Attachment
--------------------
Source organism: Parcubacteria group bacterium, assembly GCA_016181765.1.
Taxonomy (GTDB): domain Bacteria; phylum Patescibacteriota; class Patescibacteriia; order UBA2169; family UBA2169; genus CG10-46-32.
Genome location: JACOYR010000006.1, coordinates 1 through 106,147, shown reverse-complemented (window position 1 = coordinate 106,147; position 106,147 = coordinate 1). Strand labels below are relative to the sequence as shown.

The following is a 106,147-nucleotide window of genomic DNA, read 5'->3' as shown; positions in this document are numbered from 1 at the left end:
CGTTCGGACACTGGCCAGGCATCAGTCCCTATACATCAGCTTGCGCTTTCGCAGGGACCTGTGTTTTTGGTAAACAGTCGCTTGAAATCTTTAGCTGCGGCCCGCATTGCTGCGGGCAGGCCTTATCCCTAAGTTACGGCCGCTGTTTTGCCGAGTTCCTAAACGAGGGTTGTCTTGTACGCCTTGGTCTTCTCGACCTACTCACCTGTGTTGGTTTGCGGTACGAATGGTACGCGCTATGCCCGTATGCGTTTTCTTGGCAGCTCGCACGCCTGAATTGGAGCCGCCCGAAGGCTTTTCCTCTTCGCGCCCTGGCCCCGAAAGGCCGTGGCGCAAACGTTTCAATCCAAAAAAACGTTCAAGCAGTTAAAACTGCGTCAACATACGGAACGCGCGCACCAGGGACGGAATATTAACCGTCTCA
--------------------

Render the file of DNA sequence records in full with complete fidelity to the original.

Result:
Source organism: Parcubacteria group bacterium, assembly GCA_016181765.1.
Taxonomy (GTDB): domain Bacteria; phylum Patescibacteriota; class Patescibacteriia; order UBA2169; family UBA2169; genus CG10-46-32.
Genome location: JACOYR010000006.1, coordinates 1 through 106,147, shown reverse-complemented (window position 1 = coordinate 106,147; position 106,147 = coordinate 1). Strand labels below are relative to the sequence as shown.

The following is a 106,147-nucleotide window of genomic DNA, read 5'->3' as shown; positions in this document are numbered from 1 at the left end:
CGTTCGGACACTGGCCAGGCATCAGTCCCTATACATCAGCTTGCGCTTTCGCAGGGACCTGTGTTTTTGGTAAACAGTCGCTTGAAATCTTTAGCTGCGGCCCGCATTGCTGCGGGCAGGCCTTATCCCTAAGTTACGGCCGCTGTTTTGCCGAGTTCCTAAACGAGGGTTGTCTTGTACGCCTTGGTCTTCTCGACCTACTCACCTGTGTTGGTTTGCGGTACGAATGGTACGCGCTATGCCCGTATGCGTTTTCTTGGCAGCTCGCACGCCTGAATTGGAGCCGCCCGAAGGCTTTTCCTCTTCGCGCCCTGGCCCCGAAAGGCCGTGGCGCAAACGTTTCAATCCAAAAAAACGTTCAAGCAGTTAAAACTGCGTCAACATACGGAACGCGCGCACCAGGGACGGAATATTAACCGTCTCA